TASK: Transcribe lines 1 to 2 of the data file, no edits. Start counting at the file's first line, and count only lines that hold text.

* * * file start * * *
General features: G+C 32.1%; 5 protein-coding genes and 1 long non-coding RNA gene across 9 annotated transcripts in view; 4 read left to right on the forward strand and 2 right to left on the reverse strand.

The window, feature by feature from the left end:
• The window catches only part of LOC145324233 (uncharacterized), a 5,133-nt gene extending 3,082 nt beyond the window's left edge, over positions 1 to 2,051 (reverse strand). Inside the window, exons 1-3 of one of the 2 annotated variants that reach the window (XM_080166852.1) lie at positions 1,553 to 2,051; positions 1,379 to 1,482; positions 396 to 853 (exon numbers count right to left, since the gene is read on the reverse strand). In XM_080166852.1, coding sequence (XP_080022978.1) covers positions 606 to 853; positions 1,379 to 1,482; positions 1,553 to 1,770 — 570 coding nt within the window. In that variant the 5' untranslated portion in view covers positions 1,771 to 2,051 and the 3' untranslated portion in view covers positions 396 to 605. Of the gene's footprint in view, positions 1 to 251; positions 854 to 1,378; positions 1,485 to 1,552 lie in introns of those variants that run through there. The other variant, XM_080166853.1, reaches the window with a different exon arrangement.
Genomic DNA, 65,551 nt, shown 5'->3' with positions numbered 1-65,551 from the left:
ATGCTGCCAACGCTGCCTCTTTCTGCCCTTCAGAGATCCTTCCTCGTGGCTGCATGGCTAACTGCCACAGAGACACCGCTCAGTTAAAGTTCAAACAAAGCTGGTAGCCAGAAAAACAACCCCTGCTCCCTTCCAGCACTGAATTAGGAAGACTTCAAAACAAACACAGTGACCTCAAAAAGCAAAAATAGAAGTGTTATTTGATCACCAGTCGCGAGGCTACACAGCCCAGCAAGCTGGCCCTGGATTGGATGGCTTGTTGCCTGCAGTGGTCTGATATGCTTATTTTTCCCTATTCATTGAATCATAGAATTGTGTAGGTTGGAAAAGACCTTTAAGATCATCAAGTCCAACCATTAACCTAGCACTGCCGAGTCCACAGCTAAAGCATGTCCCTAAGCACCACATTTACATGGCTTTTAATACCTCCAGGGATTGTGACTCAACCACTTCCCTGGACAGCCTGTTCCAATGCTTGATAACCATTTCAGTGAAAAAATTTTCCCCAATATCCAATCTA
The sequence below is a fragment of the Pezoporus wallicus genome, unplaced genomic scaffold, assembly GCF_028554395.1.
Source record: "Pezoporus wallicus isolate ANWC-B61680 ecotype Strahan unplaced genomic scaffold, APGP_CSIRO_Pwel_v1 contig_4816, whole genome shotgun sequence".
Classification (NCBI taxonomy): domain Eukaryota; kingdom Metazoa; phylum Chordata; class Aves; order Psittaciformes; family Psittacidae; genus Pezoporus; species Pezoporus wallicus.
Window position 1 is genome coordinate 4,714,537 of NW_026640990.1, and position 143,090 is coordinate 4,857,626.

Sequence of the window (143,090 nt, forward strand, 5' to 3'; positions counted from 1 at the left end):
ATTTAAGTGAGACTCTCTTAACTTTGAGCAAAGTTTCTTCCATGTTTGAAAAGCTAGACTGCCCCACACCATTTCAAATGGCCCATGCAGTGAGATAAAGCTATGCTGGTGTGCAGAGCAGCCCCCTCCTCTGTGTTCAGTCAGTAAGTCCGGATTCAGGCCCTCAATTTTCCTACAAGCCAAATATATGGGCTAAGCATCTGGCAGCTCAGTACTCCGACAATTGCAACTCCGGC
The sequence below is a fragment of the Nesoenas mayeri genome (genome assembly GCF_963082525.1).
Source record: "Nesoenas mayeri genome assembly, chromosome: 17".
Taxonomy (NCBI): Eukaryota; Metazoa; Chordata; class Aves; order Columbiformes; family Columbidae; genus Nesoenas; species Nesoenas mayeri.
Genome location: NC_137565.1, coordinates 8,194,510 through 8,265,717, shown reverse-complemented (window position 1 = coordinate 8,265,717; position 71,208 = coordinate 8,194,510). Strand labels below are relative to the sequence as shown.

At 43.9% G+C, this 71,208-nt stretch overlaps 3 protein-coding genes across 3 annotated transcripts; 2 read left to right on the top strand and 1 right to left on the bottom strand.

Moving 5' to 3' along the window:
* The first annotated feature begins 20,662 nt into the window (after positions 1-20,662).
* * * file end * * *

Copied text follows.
General features: G+C 32.1%; 5 protein-coding genes and 1 long non-coding RNA gene across 9 annotated transcripts in view; 4 read left to right on the forward strand and 2 right to left on the reverse strand.

The window, feature by feature from the left end: